Vox populi: Charlie Hebdo tragedy impossible in Belarus as president rules with iron hand

Belsat TV asked the residents of the Belarusian town of Pinsk whether religious-based terrorist attacks may happen in Belarus (English subtitles): 

‘I hope such terrorist attacks never happen in Belarus. Our president is our white hope; he will deter it.’

‘No, everything is calm and stable in Belarus. We, Belarusians, are peaceful people.’

‘I believe such terrorist acts cannot to be committed here, in Belarus, because our president keeps everything under control.’

‘I think it is impossible. But why … To fight against religious zealots, [the traditions of] the Orthodox church, should be taught to young children. Or those of the Roman Catolic church if  they are Roman Catholics.’

‘I don’t think so because our people are compliant.’

‘No, it’s absolutely impossible because all religious denominations live together amicably. Moreover, the Belarusians are not able to place all the blame on Islam, Judaism or another religion due to their tolerance.’


On April 11, 2011 at 17:56 at Kastrychnitskaya metro station a bomb exploded, killing 15 and injuring 387 people. It is noteworthy that president Aliaksandr Lukashenka visited the affected station just hours after the explosion. Accompanied by his youngest son Kolya, he examined the scene where dead bodies and their fragments allegedly remained.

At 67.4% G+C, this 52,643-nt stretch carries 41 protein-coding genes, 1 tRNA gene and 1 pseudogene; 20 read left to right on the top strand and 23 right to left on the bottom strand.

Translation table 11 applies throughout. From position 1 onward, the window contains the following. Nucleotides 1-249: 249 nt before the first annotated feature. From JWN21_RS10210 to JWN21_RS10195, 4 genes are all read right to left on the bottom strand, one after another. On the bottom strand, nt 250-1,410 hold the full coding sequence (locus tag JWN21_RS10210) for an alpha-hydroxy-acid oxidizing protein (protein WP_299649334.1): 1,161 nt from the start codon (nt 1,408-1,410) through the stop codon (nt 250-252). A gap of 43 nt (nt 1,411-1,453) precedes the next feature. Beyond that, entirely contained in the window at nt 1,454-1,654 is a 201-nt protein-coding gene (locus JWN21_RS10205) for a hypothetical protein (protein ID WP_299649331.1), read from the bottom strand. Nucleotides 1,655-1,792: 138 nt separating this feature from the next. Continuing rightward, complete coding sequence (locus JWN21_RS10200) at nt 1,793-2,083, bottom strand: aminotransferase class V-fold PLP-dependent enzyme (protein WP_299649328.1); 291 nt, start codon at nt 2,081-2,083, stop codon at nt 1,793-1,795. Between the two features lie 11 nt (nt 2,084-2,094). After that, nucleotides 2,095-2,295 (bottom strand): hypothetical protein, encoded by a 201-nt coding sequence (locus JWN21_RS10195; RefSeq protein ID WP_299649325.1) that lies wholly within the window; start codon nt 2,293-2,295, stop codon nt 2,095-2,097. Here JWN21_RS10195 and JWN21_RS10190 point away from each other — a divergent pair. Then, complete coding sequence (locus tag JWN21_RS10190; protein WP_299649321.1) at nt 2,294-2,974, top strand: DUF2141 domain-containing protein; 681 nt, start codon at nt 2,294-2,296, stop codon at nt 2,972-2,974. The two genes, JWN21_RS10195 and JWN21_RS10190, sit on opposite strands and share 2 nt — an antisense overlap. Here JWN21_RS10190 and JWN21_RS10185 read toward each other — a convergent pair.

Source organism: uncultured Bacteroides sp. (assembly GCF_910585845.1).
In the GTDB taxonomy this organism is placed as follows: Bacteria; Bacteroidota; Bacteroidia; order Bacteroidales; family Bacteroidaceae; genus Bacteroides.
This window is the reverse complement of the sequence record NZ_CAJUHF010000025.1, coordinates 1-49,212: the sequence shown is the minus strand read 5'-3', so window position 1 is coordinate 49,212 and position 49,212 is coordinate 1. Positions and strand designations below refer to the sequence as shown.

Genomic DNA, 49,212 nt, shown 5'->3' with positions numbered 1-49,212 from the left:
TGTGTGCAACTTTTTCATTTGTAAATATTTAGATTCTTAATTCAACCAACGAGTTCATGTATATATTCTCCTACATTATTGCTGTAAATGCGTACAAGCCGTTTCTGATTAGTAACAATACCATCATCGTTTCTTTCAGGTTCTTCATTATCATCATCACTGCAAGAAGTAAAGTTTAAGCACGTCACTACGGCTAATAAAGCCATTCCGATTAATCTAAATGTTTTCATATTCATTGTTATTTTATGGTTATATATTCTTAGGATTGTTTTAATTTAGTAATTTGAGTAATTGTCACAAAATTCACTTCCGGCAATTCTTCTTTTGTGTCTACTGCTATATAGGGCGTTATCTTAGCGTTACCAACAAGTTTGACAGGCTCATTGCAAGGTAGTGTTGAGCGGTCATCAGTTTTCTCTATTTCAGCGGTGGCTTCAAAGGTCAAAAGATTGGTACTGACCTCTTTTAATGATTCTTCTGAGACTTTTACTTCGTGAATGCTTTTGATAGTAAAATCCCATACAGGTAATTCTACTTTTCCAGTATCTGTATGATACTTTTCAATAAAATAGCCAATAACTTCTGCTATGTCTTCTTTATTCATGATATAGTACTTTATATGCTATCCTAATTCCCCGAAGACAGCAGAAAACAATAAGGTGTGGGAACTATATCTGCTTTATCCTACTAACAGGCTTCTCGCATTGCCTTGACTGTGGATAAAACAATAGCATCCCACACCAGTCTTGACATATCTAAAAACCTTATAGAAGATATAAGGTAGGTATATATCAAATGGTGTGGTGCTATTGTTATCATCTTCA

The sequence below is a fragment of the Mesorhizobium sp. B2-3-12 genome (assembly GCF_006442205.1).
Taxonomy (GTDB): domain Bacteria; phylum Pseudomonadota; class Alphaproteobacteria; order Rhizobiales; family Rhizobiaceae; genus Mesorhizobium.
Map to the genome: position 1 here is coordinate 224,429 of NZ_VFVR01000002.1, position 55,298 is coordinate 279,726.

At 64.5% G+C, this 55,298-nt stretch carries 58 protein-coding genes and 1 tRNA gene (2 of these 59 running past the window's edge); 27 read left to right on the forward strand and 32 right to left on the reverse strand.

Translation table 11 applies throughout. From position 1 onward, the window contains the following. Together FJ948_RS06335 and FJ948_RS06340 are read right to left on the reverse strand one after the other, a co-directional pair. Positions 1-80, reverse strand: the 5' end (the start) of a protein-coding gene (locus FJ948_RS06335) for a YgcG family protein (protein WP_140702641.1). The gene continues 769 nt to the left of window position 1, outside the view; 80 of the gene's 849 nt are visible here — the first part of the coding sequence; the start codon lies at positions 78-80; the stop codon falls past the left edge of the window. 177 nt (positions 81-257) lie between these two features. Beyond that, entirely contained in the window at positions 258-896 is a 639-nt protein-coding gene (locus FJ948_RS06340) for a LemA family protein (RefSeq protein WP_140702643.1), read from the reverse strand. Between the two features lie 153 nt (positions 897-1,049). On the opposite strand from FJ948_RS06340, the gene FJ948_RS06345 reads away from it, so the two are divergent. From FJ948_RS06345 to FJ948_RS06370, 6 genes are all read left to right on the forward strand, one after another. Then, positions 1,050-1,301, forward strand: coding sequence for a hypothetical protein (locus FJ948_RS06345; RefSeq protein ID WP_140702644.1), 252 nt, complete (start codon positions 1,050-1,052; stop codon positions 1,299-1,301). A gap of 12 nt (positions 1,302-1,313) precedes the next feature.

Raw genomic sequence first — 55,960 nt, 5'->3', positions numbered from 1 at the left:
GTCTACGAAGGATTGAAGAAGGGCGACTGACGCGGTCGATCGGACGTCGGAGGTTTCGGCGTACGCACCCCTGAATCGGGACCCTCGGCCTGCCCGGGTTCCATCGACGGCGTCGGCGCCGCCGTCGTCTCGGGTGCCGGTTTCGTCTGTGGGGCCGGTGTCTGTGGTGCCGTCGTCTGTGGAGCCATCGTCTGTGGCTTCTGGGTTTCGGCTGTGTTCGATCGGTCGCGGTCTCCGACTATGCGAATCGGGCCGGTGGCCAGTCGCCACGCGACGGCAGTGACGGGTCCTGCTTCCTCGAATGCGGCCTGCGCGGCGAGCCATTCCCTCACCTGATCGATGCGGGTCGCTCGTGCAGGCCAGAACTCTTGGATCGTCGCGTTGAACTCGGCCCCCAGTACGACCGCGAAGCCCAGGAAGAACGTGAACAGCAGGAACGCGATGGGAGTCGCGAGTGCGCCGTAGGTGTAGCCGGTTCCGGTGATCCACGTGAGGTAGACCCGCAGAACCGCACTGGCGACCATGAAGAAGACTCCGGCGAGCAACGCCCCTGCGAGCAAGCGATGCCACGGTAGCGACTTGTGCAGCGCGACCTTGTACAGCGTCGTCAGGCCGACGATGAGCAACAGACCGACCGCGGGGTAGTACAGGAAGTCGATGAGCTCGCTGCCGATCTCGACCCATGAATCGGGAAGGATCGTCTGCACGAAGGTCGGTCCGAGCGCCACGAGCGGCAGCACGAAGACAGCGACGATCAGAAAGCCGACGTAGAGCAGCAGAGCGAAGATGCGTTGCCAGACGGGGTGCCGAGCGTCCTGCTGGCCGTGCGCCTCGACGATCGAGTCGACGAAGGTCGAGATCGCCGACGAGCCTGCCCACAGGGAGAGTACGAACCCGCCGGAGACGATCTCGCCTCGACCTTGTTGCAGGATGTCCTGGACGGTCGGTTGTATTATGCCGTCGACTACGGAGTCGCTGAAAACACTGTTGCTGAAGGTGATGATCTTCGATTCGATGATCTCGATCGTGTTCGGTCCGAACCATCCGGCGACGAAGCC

Soon after the prosecution presented charges against two inhabitants of Vitebsk. The death sentences to them were enforced in March, 2012. The guilt of Dzmitry Kanavalau and Uladzislau Kavaliou was announced by the Belarusian authorities immediately after their arrest. Soon Dzmitry Kanavalau became a suspect in two other attacks in 2005 in Vitsebsk and 2008 in Minsk though after the latter president Lukashenka claimed that the perpetrator had been arrested.

The death verdict to Dzmitry Kanavalau and Uladzislau Kavaliou delivered by the Supreme Court of Belarus on November, 30, 2011 triggered a mixed reaction in society and drew attention to the death penalty issue once again. Dzmitry Kanavalau sentenced to death for organization of the terroristic act in Minsk underground on April, 11, 2011 admitted legality of the judgement and refused to lodge a petition for pardon. As for Uladzislau Kavaliou, he denied his participation in organizing three explosions and stated that in the course of investigation he had incriminated himself and Kanavalau acting under pressure of law enforcement officials.


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